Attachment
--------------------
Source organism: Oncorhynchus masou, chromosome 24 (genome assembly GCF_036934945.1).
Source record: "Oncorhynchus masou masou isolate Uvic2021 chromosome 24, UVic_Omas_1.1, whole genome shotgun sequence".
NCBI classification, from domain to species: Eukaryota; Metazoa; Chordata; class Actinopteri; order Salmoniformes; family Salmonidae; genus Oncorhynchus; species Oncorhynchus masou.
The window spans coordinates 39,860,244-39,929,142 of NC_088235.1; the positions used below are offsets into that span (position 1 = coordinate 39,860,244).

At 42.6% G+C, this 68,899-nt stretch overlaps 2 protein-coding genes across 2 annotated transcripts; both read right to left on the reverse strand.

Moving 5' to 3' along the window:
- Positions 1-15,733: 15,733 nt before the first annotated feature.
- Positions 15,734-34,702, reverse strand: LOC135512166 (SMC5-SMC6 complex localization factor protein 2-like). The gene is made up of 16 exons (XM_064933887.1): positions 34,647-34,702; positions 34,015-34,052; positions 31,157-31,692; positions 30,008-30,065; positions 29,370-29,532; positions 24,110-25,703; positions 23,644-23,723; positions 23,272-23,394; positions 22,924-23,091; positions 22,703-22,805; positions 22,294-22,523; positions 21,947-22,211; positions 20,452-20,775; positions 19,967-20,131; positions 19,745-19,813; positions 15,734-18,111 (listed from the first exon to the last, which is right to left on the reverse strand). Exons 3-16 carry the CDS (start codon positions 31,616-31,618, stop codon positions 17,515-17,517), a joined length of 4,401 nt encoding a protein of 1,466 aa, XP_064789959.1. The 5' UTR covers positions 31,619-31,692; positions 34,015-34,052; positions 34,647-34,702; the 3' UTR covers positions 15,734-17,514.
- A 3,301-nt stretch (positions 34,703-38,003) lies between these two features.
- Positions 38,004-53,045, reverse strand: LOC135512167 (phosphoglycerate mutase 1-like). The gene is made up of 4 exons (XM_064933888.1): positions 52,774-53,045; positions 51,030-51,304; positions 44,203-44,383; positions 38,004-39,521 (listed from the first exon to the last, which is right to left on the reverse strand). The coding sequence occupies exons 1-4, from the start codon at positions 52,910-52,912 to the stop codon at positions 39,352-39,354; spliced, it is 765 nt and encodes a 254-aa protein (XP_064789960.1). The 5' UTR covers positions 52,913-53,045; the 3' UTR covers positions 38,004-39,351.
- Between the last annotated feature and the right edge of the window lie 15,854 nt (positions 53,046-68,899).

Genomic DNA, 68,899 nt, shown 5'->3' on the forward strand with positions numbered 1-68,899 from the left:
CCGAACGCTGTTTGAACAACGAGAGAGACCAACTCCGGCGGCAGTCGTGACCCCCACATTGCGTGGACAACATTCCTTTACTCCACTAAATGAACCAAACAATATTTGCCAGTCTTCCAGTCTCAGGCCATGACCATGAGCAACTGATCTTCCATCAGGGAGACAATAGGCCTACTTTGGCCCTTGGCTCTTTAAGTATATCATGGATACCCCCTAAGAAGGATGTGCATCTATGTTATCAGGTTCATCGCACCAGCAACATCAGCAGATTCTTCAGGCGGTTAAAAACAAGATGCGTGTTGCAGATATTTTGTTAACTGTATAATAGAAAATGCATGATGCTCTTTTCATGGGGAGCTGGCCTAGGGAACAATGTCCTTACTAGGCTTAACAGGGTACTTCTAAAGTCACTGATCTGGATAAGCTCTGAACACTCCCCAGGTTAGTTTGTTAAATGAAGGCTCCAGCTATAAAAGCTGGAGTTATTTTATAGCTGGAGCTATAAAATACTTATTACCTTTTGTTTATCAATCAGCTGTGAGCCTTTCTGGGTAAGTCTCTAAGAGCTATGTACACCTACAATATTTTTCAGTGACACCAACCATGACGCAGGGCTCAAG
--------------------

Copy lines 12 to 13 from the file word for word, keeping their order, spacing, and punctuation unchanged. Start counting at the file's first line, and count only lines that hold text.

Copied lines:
Genomic DNA, 68,899 nt, shown 5'->3' on the forward strand with positions numbered 1-68,899 from the left:
CCGAACGCTGTTTGAACAACGAGAGAGACCAACTCCGGCGGCAGTCGTGACCCCCACATTGCGTGGACAACATTCCTTTACTCCACTAAATGAACCAAACAATATTTGCCAGTCTTCCAGTCTCAGGCCATGACCATGAGCAACTGATCTTCCATCAGGGAGACAATAGGCCTACTTTGGCCCTTGGCTCTTTAAGTATATCATGGATACCCCCTAAGAAGGATGTGCATCTATGTTATCAGGTTCATCGCACCAGCAACATCAGCAGATTCTTCAGGCGGTTAAAAACAAGATGCGTGTTGCAGATATTTTGTTAACTGTATAATAGAAAATGCATGATGCTCTTTTCATGGGGAGCTGGCCTAGGGAACAATGTCCTTACTAGGCTTAACAGGGTACTTCTAAAGTCACTGATCTGGATAAGCTCTGAACACTCCCCAGGTTAGTTTGTTAAATGAAGGCTCCAGCTATAAAAGCTGGAGTTATTTTATAGCTGGAGCTATAAAATACTTATTACCTTTTGTTTATCAATCAGCTGTGAGCCTTTCTGGGTAAGTCTCTAAGAGCTATGTACACCTACAATATTTTTCAGTGACACCAACCATGACGCAGGGCTCAAG